Day 8:  On to Aguas Calientes to see Machu Picchu early the next morning.

Day 9:  Machu Picchu, then to Ollantaytambo.  Stay in Ollantaytambo for the night.

Day 10:  Explore Ollantaytambo and the surrounding ruins, then back to Cusco to catch an overnight bus to Arequipa.

Day 11-13:  Hang out in Arequipa and see the Colca Canyon.

Day 14:  Day bus (with a few pit stops) to Huacachina.  Spend the night there.

Day 15:  Sandboarding and relaxing in Huacachina, then to Paracas for the evening.

Day 16:  See Paracas, the Islas Ballestas, and the Paracas Reserve.  Bus to Lima in the evening.

Day 17:  Spend the last day in Lima, one more night!

Day 18:  Early morning flight.  LIM-PTY-BOS on Copa Airlines!

Budget

Some of the main budgets were:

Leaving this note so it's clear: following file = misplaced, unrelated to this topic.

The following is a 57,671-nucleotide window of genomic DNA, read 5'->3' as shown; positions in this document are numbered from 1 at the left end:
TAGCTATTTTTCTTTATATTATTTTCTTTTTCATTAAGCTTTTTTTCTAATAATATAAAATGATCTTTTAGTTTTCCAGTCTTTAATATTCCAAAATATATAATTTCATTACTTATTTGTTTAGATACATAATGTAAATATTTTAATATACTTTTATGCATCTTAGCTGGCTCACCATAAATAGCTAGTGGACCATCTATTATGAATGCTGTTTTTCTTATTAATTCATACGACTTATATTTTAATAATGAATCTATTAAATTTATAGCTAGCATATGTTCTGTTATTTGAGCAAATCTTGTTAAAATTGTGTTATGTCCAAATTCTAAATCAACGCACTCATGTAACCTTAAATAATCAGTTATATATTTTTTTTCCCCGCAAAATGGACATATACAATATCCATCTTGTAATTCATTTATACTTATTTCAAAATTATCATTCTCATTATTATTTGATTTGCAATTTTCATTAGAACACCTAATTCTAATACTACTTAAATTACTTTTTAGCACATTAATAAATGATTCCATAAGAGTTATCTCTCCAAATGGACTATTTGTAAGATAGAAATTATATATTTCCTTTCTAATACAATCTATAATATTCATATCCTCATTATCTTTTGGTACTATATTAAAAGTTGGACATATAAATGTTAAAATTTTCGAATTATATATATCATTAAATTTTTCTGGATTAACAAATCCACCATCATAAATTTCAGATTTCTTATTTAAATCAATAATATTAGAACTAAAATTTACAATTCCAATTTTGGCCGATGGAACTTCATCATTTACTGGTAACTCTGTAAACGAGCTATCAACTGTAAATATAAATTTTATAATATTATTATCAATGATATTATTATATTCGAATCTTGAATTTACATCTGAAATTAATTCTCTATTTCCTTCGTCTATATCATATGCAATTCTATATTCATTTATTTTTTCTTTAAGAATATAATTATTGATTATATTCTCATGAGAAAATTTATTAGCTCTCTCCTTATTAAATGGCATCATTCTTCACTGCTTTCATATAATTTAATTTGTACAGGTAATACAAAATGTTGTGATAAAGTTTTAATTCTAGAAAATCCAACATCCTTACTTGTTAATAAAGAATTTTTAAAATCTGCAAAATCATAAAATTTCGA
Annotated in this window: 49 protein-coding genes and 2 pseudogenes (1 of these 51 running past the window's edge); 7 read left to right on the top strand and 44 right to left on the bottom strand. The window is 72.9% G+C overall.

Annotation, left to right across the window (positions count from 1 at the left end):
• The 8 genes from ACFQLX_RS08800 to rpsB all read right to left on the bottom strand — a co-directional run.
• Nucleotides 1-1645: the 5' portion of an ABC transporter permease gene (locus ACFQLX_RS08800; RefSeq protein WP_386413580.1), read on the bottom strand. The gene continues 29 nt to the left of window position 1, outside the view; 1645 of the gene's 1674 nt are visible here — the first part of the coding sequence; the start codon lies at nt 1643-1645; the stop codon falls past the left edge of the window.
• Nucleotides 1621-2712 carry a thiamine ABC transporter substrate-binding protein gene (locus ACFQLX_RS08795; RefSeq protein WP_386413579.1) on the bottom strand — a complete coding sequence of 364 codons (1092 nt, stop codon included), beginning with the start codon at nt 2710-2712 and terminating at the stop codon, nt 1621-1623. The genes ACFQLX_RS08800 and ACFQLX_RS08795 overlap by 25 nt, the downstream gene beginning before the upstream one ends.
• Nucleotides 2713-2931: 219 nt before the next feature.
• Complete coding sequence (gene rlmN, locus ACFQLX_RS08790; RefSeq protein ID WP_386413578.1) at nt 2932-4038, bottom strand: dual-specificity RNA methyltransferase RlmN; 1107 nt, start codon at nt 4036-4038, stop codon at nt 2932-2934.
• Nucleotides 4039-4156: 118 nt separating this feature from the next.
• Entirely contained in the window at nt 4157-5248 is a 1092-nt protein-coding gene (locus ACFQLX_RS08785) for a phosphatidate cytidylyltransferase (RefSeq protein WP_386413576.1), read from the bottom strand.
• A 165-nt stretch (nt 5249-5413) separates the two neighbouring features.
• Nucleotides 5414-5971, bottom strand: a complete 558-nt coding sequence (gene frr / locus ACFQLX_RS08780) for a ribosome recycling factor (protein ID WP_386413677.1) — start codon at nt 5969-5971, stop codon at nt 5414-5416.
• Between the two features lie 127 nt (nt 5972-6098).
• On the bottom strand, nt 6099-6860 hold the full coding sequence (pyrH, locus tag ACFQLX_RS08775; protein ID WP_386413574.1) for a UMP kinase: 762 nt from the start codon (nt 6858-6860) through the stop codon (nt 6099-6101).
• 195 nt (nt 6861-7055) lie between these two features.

• Accommodations:  $200 This was $20/night for 10 nights.  There were 17 nights on the trip:  10 budgeted, 6 covered in the volunteer package, and 1 overnight on a bus.
  • Food:  $150  $15/person/day, 10 days budgeted:  18 days total, but that includes 2 travel days (BOS-LIM and then back), and 6 days at volunteer accommodations where food was provided.  Plus, I always bring snacks!
  • Sights and Activities:  $300  Includes Machu Picchu tickets, museum tickets, entrance fees, those kinds of things.
  • Souvenirs:  $300  I like buying stuff to bring home for everyone!
  • Transport:  $1200  This covered roundtrip flights BOS-LIM, one way LIM-CUZ, roundtrip PeruRail train tickets Ollantaytambo-Aguas Calientes (Machu Picchu), and a PeruHop ticket.
  • Volunteer Expenses (accommodations, registration, etc.):  $625  This covered our food, accommodations, supplies and the actual volunteer work for the week in Cusco.